ily stories about these times of conflict and community. Tuskegee Airmen and the Great Western Migration, 1940-1970 is a

traveling exhibit curated by Bergis Jules at the UCR Library Archives.

Gloria’s Corner

Now - December 10 - the Robert and Frances Fullerton Museum of Art presents "Volcanos, Wrecks, Riots, Nudes and Mythology: The Art of Edward Hagedorn" at the Cal State San Bernardino campus, 5500 University Parkway. The exhibit presents the major themes important to the artist, many of which still resonate today, including his reflections on landscape and the horrors of war. For information call: 909.537.7373 or visit:

Gloria Macias Harrison Mitla Cafe - Her Story: Part of Mitla's 80th Anniversary celebration is the sharing of stories of women overcoming poverty, racism and sexism on Route 66, as did Mitla's founder, Lucia Rodriguez, in the 1930's. Documentarian Katrina Parks will present a short film on Mrs. Rodriguez who set up the family business with the help of her teenage daughters while her husband worked for the railroad. The program on Friday, November 18 at 6pm is free to the public and will showcase several additional filmed interviews and a presentation by historian Mark Ocegueda. This program is made possible with the support from California Humanities. I plan on attending and learning more about the history of the Westside where I was born and grew up and where Mitla always existed for our family.

Art Exhibits, Theatre & Seminars: Exhibits & Theatre:

Now - January 15 - San Bernardino County Museum presents Over Here, Over There: In Times of War. This exhibit not only honors those who made sacrifices made by the soldiers in the conflict but also those making sacrifices on the home front.

Now - July 31, 2017 - the Robert and Frances Fullerton Museum of Art presents Journey To The Beyond: Ancient Egyptians In The Pursuit Of Eternity at the Cal State San Bernardino Campus, 5500 University Parkway in San Bernardino. Museum hours are Monday, Tuesday, Wednesday & Saturday 10:00 a.m. to 5:00 pm., Thursday 11:00 a.m. to 7:00 p.m., closed on Sunday and Friday. The focus of this exhibit is the ancient Egyptians' attitude toward life and death. For information call: 909.537.7373 or visit:

November 5 - 27 - the Redlands Footlighters presents Wait Until Dark at its theater 1810 Barton Road, Redlands. Written by Frederick Knott and adapted by Jeffrey Hatcher, this new take on the classic thriller is directed by Patricia McQuillan. Performances at 8:00 p.m. on November 11, 12, 18, 25, & 26 and at 2:00 p.m. on November 6, 13, 20, & 27 for tickets call the box office 909.793.2909 or visit November 14, 21 & 28 - Free Community Workshops on Political Cartooning Session 2 from 6:00 to 8:00 p.m. at the Garcia Center for the Arts, 536 W. 11th Street, San Bernardino. For information contact Michael Segura at

November 11, 12, 13, 18, 19, & 20 - the Homespun Players perform Spanish playwright Federico Garcia Lorca's the House of Bernardi Alba at the Garcia Center, 536 W. 11th Street, San Bernardino. Performances are at 8:00 p.m. on November 11, 12, 18 & 19 and at 6 p.m. on Sundays November 13 and 20. For reservation call 909.888.6400 or pay

Inland Empire Community Newspapers • November 17, 2016 • Page A3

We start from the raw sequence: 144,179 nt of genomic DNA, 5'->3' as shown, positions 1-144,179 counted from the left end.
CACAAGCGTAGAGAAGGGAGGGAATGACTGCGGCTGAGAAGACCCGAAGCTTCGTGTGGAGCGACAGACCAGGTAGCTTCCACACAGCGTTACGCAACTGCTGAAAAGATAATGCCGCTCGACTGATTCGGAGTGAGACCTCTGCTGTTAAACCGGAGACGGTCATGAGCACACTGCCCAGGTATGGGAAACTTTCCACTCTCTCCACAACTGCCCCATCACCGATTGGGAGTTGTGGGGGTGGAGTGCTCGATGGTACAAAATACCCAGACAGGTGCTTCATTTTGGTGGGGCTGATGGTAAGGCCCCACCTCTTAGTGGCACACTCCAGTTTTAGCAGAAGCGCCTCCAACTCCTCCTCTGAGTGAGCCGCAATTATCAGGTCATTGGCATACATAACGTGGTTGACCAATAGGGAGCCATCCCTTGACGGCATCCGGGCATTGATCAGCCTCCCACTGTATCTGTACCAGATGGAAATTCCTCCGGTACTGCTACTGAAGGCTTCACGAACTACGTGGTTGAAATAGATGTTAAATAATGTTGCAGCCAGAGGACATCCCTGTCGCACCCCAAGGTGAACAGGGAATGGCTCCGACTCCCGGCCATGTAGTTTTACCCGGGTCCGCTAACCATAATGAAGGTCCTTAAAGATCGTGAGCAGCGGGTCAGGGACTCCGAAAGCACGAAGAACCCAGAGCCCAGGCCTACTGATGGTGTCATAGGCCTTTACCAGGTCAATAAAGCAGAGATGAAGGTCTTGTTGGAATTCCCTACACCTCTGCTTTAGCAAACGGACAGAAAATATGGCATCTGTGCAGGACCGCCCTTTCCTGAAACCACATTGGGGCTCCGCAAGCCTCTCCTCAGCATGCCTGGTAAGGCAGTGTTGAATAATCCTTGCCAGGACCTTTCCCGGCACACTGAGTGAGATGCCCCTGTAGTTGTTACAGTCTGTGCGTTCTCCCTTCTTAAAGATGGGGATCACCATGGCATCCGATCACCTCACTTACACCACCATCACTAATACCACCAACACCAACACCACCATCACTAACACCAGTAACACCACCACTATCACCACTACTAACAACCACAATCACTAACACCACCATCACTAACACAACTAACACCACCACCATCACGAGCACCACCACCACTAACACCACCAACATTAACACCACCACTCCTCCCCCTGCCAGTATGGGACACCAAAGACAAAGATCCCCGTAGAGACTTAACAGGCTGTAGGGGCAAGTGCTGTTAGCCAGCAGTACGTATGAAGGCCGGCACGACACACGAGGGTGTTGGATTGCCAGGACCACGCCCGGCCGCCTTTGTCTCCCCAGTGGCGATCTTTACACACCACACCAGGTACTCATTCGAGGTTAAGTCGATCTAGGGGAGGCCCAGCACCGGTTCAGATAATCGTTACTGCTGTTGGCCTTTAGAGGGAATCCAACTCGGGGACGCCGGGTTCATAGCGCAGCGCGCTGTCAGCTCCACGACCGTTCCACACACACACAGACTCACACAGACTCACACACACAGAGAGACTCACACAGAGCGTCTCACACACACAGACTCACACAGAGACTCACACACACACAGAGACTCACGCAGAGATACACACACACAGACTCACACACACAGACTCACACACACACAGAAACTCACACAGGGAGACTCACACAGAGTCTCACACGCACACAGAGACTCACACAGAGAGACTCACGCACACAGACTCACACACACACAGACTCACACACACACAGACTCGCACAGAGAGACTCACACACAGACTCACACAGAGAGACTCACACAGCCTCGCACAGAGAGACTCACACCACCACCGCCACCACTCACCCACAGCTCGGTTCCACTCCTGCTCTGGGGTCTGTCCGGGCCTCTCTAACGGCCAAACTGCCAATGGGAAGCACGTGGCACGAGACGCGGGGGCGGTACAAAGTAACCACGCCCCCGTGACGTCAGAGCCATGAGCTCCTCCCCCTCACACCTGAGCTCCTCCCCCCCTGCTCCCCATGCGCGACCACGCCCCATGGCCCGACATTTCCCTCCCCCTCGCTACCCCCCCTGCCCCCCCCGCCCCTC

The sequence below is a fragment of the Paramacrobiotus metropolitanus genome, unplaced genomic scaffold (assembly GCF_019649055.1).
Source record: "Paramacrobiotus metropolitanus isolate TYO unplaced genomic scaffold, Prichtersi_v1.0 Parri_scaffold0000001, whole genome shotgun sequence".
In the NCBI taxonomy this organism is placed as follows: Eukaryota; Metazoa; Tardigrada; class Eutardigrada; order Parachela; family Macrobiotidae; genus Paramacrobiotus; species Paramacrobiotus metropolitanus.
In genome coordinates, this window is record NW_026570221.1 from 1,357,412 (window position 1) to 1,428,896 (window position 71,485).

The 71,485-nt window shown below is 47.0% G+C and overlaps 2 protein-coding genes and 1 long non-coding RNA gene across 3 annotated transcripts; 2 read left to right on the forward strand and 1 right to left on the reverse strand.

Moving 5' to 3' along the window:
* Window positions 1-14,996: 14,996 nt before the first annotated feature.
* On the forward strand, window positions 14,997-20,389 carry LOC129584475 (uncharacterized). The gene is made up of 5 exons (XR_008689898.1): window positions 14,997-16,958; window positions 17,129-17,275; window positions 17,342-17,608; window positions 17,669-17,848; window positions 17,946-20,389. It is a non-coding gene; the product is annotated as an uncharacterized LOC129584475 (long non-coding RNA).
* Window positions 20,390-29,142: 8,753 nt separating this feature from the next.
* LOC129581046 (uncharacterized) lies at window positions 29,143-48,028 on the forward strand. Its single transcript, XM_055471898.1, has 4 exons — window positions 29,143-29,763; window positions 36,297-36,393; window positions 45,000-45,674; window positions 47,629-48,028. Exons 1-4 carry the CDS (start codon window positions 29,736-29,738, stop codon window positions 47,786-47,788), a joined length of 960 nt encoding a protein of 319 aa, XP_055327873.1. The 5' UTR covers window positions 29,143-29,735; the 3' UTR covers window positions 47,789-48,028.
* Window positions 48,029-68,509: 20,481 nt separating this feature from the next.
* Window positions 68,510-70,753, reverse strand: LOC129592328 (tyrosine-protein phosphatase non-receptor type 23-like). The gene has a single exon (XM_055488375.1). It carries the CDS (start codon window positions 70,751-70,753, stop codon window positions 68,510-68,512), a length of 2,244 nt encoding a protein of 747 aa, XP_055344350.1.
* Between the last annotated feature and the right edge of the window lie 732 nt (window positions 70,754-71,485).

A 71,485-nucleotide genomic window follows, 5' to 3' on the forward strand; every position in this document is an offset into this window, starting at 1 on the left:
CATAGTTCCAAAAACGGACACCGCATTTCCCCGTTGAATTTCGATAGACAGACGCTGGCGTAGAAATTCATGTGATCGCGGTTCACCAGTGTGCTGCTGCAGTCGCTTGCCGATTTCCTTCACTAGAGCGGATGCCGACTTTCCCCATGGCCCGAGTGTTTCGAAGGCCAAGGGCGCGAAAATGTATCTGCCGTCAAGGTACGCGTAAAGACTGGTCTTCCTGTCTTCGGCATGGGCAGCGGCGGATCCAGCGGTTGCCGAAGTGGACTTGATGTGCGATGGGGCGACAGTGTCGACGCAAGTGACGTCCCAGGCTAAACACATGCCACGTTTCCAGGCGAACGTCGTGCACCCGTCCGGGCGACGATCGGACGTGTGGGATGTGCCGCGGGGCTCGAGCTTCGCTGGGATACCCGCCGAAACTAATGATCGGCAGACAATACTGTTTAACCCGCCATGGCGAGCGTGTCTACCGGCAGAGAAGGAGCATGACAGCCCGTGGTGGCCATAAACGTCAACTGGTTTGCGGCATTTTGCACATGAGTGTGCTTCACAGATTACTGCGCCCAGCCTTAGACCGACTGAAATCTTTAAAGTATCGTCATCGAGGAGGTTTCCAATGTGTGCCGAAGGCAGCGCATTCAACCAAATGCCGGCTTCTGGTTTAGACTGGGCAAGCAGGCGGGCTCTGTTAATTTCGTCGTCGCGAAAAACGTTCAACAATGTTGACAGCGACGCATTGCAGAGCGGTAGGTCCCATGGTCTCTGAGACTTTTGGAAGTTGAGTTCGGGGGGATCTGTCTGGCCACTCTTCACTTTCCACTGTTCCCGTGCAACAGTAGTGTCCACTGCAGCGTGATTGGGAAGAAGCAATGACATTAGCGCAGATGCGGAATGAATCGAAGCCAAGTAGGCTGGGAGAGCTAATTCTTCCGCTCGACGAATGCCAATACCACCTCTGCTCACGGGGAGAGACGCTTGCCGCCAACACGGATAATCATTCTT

at the door. Checks and cash will ent the 4th Annual Bachelor Auction at the Redlands be accepted. Speakeasy on State. 27 men ages 23 to 73 were selected to participate in this for fun fundraiser for Save the Date: the two organizations. For ticket Friday, November 18 - Habitat and information contact Tim for Humanity, San Bernardino Evans at 909.335.1600 or email Area, Inc. will present its 4th Annual Golf Tournament at Sierra Lakes Golf Club, Fontana. Saturday, November 19 Registration starts at 7 a.m. To Hauli Wailele Film/Art Foundaregister on line visit www.HABI- tion, The Living Museum of ifornia Indian Culture & Global Center and Art Space on E presFriday, November 18 - coun- ent Celebrate San Bernardino! cilman Andy and Ann-Marie Me- Art & Music Festival from 12 lendez present Jarrito Fiesta p.m. to 12 a.m. at the Sturges honoring Aztlan Artwork at the Center for the Arts, 780 N. E Riverside Art Museum, 3425 Street. Mission Inn Ave, Riverside from 5:00 to 8:00 p.m. For information Saturday, November 19 - there and to RSVP call: 951.203.6678 will be a Thanksgiving Turkey or visit Giveaway and Resource Fair at INNOREHAB@AOL.COM Rialto Middle School, 1262 W. Rialto Ave starting at 11:00 a.m. Saturday, November 19 - the This event is based on a first Inland Empire Chapter of Child- come, first served. For informaHelp presents the Sixteenth An- tion call: Lizette Lopez nual "Forest of Hope" - "Jazz 909.723.1695 in the Park" Luncheon & Tree Presentation at the National Or- Saturday, November 19 - the ange Show Events Center Valen- Humane Society of San cia Room, 689 S. E Street, San Bernardino Valley presents its Bernardino. Finds from this Annual Santa Paws Pet Photos event go to the treatment and pre- and Holiday Boutique from 9:00 vention of child abuse. Social a.m. to 12:30 p.m. at its facility, hour and tree viewing starts at 374 W. Orange Show Road, San 11:00 a.m. with program follow- Bernardino. For information ing. Music and performances by visit: or call: Teen Music Workshop and "The 909.386.1400 ext. 224 Children" from the Merv Griffin Village are featured as well as Sunday, November 20 - the opportunity drawings for trees, Buddhist Tzu Chi Foundation silent and live auctions and door presents Free Family Health prizes. To RSVP and information Clinic from 9:00 a.m. to 2:00 call Helga Krause 909.200.9463 p.m. at Indian Springs High School, 650 N. Del Rosa Drive, or Peggy Brier 909.936.2130 San Bernardino. On a first come, Saturday, November 19 - the first serve basis, attendees will Redlands Community Center receive medical and dental servpresents the Third Annual ices, acupuncture and pharmainformation. For Turkey Shoot Out, a free throw ceutical and three-point competition and information call 909.447.7799 compete for a free Thanksgiving turkey. This event is for 4 to 14 year olds starts at noon at the NOVEMBER 24 Center, 111 W. Lugonia Ave. For THANKSGIVING information call: 909.798.7572 or email recreationstaff@cityThursday, November 24 - the City of San Bernardino presents the 2nd Annual Turkey Trot 5K Saturday, November 19 - the Walk-A-Thon and Kiddy Walk Unforgettables Foundation and from 6 a.m. to 9 a.m. This SAN the Businesswomen's Association Bernardino Police Foundation of San Bernardino County pres- Fundraiser will start at 105 N.